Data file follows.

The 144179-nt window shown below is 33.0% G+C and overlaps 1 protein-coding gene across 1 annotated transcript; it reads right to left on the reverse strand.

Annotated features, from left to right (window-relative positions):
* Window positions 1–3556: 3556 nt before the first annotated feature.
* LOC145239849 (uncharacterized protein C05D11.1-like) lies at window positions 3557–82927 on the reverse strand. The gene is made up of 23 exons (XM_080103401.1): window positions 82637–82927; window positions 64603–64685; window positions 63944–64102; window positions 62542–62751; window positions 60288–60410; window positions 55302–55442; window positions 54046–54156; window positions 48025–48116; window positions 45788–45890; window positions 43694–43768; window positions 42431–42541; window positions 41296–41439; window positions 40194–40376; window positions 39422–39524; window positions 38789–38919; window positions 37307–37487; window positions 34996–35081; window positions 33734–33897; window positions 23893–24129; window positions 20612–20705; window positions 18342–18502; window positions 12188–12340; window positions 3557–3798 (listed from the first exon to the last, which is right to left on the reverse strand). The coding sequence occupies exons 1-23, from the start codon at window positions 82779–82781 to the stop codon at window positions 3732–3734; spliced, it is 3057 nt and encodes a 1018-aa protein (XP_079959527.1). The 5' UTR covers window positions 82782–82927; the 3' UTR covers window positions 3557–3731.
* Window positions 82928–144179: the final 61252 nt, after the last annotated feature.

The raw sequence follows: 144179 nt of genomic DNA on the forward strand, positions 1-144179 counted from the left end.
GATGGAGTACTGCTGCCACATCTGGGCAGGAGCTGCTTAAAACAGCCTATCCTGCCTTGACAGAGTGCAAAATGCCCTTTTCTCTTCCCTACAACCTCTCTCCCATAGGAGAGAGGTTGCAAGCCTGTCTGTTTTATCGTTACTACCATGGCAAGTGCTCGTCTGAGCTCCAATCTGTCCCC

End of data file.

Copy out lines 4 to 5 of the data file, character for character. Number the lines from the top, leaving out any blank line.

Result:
* LOC145239849 (uncharacterized protein C05D11.1-like) lies at window positions 3557–82927 on the reverse strand. The gene is made up of 23 exons (XM_080103401.1): window positions 82637–82927; window positions 64603–64685; window positions 63944–64102; window positions 62542–62751; window positions 60288–60410; window positions 55302–55442; window positions 54046–54156; window positions 48025–48116; window positions 45788–45890; window positions 43694–43768; window positions 42431–42541; window positions 41296–41439; window positions 40194–40376; window positions 39422–39524; window positions 38789–38919; window positions 37307–37487; window positions 34996–35081; window positions 33734–33897; window positions 23893–24129; window positions 20612–20705; window positions 18342–18502; window positions 12188–12340; window positions 3557–3798 (listed from the first exon to the last, which is right to left on the reverse strand). The coding sequence occupies exons 1-23, from the start codon at window positions 82779–82781 to the stop codon at window positions 3732–3734; spliced, it is 3057 nt and encodes a 1018-aa protein (XP_079959527.1). The 5' UTR covers window positions 82782–82927; the 3' UTR covers window positions 3557–3731.
* Window positions 82928–144179: the final 61252 nt, after the last annotated feature.